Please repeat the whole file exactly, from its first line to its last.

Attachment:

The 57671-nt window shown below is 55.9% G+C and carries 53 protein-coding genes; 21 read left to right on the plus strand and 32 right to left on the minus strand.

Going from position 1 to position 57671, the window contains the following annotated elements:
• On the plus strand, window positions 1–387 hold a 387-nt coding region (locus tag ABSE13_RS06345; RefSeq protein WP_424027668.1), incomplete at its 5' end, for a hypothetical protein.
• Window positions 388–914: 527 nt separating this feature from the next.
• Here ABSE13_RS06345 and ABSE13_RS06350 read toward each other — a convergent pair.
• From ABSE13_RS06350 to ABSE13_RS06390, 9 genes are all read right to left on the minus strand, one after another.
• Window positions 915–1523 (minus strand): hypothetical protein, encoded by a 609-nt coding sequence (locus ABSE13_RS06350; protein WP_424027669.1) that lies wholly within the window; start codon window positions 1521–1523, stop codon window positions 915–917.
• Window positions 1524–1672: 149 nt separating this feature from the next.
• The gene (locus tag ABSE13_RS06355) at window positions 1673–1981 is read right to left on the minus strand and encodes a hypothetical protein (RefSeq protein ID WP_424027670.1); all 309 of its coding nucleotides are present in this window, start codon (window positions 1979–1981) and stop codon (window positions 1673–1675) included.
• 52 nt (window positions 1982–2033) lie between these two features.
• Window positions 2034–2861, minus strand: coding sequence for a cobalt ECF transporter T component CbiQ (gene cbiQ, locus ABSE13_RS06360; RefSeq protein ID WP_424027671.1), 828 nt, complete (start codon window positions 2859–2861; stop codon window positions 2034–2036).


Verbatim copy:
The 57671-nt window shown below is 55.9% G+C and carries 53 protein-coding genes; 21 read left to right on the plus strand and 32 right to left on the minus strand.

Going from position 1 to position 57671, the window contains the following annotated elements:
• On the plus strand, window positions 1–387 hold a 387-nt coding region (locus tag ABSE13_RS06345; RefSeq protein WP_424027668.1), incomplete at its 5' end, for a hypothetical protein.
• Window positions 388–914: 527 nt separating this feature from the next.
• Here ABSE13_RS06345 and ABSE13_RS06350 read toward each other — a convergent pair.
• From ABSE13_RS06350 to ABSE13_RS06390, 9 genes are all read right to left on the minus strand, one after another.
• Window positions 915–1523 (minus strand): hypothetical protein, encoded by a 609-nt coding sequence (locus ABSE13_RS06350; protein WP_424027669.1) that lies wholly within the window; start codon window positions 1521–1523, stop codon window positions 915–917.
• Window positions 1524–1672: 149 nt separating this feature from the next.
• The gene (locus tag ABSE13_RS06355) at window positions 1673–1981 is read right to left on the minus strand and encodes a hypothetical protein (RefSeq protein ID WP_424027670.1); all 309 of its coding nucleotides are present in this window, start codon (window positions 1979–1981) and stop codon (window positions 1673–1675) included.
• 52 nt (window positions 1982–2033) lie between these two features.
• Window positions 2034–2861, minus strand: coding sequence for a cobalt ECF transporter T component CbiQ (gene cbiQ, locus ABSE13_RS06360; RefSeq protein ID WP_424027671.1), 828 nt, complete (start codon window positions 2859–2861; stop codon window positions 2034–2036).